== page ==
Our Financial Stockholm Syndrome

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Felix Salmon writes today that the power of the financial industry goes beyond mere lobbying:

One of the themes running through Noam Scheiber’s new book is the idea that professional technocrats have a tendency to take at face value much of what they’re told by Wall Street. Bankers are very good at capturing/flattering mid-level political operatives.

Yep. But this goes beyond mere regulatory capture. Here’s a blast from the past: my take on regulatory capture in “Capital City,” two years ago:

[The story of the finance lobby is] about the way that lobby—with the eager support of a resurgent conservative movement and a handful of powerful backers—was able to fundamentally change the way we think about the world. Call it a virus. Call it a meme. Call it the power of a big idea. Whatever you call it, for three decades they had us convinced that the success of the financial sector should be measured not by how well it provides financial services to actual consumers and corporations, but by how effectively financial firms make money for themselves. It sounds crazy when you put it that way, but stripped to its bones, that’s what they pulled off.

….Their real power lies in the fact that they’ve so thoroughly changed our collective attitude toward financial regulation that sometimes they barely need to lobby in the traditional sense at all….Unlike most industries, which everyone recognizes are merely lobbying in their own self-interest, the finance industry successfully convinced everyone that deregulating finance was not only safe, but self-evidently good for the entire economy, Wall Street and Main Street alike. It’s what Simon Johnson, an MIT economics professor and former chief economist for the IMF, calls “intellectual capture.” Considering what’s happened over the past couple of years, we might better call it Stockholm syndrome.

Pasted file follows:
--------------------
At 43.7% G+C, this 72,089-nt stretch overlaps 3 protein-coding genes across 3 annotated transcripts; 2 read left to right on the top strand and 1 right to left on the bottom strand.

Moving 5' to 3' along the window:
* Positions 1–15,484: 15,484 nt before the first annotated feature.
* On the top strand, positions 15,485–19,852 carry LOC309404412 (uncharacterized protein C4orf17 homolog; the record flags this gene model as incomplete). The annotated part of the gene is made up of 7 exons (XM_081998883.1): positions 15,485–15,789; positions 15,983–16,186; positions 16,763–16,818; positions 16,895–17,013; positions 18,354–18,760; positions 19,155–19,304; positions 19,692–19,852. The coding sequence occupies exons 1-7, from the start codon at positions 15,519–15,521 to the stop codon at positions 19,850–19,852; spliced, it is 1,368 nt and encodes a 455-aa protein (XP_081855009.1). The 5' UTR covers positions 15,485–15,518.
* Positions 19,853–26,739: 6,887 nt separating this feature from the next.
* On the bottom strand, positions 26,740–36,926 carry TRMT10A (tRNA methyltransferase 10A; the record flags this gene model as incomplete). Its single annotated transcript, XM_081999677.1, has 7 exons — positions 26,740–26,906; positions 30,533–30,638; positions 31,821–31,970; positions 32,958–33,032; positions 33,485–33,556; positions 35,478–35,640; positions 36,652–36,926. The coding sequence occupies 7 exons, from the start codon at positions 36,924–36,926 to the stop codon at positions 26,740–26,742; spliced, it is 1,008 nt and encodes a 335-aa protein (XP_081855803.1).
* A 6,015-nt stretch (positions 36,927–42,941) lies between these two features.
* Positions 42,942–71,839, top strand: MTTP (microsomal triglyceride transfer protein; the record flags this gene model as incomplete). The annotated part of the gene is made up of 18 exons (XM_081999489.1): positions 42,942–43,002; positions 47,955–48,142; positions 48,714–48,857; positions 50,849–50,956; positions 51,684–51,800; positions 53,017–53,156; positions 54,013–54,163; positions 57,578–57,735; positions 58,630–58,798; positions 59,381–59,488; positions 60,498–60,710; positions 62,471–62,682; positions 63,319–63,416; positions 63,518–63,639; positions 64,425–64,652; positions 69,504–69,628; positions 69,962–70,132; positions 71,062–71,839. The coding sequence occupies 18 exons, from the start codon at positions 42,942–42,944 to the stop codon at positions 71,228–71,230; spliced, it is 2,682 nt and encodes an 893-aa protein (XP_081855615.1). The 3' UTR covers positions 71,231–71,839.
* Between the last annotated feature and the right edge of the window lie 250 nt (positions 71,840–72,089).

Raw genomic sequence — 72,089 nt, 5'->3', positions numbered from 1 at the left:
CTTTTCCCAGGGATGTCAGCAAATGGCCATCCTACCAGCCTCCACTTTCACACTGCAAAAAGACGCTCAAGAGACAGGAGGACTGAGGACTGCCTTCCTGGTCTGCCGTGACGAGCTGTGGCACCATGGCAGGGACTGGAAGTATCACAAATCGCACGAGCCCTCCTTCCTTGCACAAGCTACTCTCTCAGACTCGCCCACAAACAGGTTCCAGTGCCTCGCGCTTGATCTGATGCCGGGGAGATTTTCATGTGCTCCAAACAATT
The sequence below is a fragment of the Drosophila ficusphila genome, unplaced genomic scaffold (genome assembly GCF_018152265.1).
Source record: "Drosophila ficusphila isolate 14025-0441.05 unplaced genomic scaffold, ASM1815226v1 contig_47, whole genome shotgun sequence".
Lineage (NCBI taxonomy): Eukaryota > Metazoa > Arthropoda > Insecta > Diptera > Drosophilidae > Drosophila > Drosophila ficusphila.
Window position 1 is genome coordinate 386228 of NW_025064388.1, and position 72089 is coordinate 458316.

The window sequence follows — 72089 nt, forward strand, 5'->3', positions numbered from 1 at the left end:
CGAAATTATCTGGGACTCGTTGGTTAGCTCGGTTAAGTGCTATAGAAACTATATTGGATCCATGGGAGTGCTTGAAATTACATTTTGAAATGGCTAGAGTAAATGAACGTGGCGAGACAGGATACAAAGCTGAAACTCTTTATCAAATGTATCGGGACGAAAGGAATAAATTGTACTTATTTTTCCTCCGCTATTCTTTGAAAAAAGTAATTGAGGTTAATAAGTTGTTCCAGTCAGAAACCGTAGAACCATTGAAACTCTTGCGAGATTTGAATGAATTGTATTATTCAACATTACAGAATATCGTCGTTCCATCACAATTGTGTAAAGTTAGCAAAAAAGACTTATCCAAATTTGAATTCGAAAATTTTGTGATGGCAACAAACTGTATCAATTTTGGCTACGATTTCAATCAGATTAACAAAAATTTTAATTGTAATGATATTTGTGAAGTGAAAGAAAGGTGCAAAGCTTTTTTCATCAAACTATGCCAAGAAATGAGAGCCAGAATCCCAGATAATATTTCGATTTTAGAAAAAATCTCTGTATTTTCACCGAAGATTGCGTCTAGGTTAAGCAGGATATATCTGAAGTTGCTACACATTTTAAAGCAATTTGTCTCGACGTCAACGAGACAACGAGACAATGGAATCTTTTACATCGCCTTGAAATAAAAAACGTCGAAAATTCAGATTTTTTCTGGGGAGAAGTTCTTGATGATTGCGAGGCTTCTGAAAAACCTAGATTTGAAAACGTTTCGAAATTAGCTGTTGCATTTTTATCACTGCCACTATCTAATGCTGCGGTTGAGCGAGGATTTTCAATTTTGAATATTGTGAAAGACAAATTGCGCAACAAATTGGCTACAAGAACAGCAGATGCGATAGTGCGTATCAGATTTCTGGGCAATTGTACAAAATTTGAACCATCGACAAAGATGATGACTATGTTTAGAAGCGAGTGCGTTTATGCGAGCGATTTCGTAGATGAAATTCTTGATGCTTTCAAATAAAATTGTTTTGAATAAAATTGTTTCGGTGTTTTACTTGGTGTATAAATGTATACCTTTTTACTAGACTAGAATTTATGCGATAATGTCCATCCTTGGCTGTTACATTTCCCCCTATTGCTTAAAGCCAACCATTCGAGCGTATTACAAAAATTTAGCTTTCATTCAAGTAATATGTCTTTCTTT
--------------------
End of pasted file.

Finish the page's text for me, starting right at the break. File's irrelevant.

More here from me and David Corn at about 5:00 mark. As near as I can tell, not a lot has changed since then.

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THE TRUTH...

is the first thing despots go after. An unwavering commitment to it is probably what draws you to Mother Jones' journalism. And as we're seeing in the US and the world around, authoritarians seek to poison the discourse and the way we relate to each other because they can't stand people coming together around a shared sense of the truth—it's a huge threat to them.

Which is also a pretty great way to describe Mother Jones' mission: People coming together around the truth to hold power accountable.

And right now, we need to raise about $400,000 from our online readers over the next two months to hit our annual goal and make good on that mission. Read more about the information war we find ourselves in and how people-powered, independent reporting can and must rise to the challenge—and please support our team's truth-telling journalism with a donation if you can right now.

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